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Date:      Thu, 23 Apr 2020 18:57:24 -0400
From:      Chris Gordon <>
To:        David Christensen <>
Subject:   Re: best upgrade process for server
Message-ID:  <>
In-Reply-To: <>
References:  <> <>

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> On Apr 23, 2020, at 4:25 PM, David Christensen =
<> wrote:
> When it was time to retire my previous desktop/ Linux SOHO server with =
an up-to-date FreeBSD server, I bought a lightly used Dell PowerEdge T30 =
with one Xeon E3-1225 v5 processor, one 8 GB ECC memory module, one 1 TB =
SATA HDD, and one DVD+/-RW drive.  (It is important that computers =
running ZFS have ECC memory.)

I would clarify the statement about ECC memory in that ECC memory is =
important for any system where memory errors are significantly =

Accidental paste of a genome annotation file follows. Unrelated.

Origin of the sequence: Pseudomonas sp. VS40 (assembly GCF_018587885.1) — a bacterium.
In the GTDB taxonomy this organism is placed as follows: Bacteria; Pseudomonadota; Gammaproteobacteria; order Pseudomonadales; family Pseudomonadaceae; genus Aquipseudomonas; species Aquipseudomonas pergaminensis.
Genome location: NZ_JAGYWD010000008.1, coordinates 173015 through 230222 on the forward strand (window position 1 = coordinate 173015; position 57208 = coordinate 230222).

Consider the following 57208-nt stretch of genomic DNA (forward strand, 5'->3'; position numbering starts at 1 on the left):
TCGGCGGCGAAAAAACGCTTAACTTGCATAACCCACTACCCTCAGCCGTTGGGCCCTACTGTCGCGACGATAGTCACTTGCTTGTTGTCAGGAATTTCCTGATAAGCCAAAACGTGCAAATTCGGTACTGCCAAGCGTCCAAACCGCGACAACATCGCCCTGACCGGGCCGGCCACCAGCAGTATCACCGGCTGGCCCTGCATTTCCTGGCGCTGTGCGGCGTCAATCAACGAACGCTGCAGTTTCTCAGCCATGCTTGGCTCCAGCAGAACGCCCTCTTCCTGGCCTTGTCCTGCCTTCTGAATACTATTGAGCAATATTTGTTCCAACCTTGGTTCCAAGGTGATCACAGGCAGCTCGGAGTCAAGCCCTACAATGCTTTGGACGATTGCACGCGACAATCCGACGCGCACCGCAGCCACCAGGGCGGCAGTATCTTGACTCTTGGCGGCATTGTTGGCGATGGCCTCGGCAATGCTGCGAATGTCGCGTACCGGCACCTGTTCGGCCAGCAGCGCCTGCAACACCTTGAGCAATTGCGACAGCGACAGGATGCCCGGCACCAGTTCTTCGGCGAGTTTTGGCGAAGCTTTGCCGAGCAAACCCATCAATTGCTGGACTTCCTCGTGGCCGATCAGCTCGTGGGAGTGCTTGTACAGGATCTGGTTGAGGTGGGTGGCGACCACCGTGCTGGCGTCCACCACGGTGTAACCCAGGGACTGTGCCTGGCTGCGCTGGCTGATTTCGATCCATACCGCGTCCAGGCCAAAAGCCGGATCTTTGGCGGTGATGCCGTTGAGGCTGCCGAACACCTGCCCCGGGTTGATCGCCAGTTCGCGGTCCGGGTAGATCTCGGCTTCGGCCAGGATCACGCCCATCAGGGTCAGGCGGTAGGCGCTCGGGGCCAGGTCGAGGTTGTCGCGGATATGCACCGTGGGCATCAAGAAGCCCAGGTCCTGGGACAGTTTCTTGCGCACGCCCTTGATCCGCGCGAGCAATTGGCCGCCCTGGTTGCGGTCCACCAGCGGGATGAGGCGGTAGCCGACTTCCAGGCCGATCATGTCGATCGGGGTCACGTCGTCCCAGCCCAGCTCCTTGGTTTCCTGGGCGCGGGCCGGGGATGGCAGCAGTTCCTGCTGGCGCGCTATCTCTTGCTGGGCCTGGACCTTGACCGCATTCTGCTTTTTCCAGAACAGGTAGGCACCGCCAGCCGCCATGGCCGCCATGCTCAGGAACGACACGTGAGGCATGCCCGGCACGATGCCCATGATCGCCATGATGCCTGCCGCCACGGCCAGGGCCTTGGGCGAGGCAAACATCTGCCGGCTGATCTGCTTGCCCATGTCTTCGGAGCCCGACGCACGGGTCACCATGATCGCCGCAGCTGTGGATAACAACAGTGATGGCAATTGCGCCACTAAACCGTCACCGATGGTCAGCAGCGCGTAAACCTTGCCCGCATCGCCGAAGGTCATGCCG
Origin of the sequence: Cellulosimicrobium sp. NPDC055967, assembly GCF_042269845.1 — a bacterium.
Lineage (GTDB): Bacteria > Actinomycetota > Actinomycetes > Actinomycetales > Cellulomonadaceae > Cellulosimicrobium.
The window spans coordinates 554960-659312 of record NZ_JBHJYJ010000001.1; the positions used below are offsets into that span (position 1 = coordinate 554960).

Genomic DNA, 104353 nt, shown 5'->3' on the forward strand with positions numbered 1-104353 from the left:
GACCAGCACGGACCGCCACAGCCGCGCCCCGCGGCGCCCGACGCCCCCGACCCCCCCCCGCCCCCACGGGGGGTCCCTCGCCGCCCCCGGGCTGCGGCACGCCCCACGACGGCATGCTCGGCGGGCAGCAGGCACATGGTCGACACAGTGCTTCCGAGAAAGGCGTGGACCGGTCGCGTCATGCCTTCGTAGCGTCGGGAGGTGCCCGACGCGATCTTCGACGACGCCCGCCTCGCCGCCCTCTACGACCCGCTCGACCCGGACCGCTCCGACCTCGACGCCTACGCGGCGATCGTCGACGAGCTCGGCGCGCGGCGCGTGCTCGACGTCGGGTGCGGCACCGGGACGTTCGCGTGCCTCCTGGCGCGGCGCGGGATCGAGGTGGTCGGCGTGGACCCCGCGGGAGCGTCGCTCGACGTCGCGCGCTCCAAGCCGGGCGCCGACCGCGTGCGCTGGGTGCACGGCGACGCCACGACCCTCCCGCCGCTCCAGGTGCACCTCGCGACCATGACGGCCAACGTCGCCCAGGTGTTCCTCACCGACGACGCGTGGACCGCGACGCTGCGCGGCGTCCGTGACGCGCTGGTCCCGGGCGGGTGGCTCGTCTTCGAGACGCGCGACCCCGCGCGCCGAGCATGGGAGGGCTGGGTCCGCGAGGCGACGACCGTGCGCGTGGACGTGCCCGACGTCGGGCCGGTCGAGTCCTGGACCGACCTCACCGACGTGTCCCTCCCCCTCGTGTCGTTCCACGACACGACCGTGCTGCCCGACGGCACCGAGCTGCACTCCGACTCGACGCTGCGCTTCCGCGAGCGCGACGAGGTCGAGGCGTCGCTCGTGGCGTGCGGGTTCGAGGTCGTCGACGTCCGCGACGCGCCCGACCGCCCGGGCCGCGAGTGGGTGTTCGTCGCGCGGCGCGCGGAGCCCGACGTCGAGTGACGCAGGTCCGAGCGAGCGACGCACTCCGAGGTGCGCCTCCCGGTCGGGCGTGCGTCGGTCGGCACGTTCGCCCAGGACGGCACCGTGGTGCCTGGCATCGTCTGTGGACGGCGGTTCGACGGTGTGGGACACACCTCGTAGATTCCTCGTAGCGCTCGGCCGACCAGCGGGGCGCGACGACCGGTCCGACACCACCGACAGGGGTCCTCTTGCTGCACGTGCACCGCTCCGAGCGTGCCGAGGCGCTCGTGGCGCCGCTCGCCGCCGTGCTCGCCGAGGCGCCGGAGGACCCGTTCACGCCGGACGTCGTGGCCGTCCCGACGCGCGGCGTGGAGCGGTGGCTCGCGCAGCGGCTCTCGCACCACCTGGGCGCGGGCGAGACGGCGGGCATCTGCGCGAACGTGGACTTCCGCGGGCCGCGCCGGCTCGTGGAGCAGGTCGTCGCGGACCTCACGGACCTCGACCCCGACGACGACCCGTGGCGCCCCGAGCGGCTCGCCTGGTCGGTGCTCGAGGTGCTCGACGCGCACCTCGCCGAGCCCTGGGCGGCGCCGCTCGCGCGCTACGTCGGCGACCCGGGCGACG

detrimental to the applications running on the server whereas to justify =
the additional cost. =20

As for file systems, ECC memory is no more or less important for ZFS, =
UFS, ext*, NTFS, etc.  The only case where I think the argument for ZFS =
could be stronger than other file systems is by virtue of ZFS typically =
using more memory for the ARC and thereby theoretically increasing the =
probability of a read serviced from ARC experiencing a bit flip. This =
thinking, though, applies to applications, too --  as more memory is =
used, the probability of encountering a memory error increases.  The =
idea that ZFS uniquely "requires" ECC memory to be "safe" often seems to =
stem back to an a blog post about the "scrub of death".  This has been =
debunked many times.  Allan Jude discusses this is far more detail and =
expertise than I can starting at about minute 57 of Episode 200 of the =
BSDNOw podcast:  =

That said, if you can afford ECC memory, you're better than without it.  =
You are even better with backups that are on something other than the =
machine you're backing up.  You're even better if you can periodically =
test those backups and validate that they are indeed good and =


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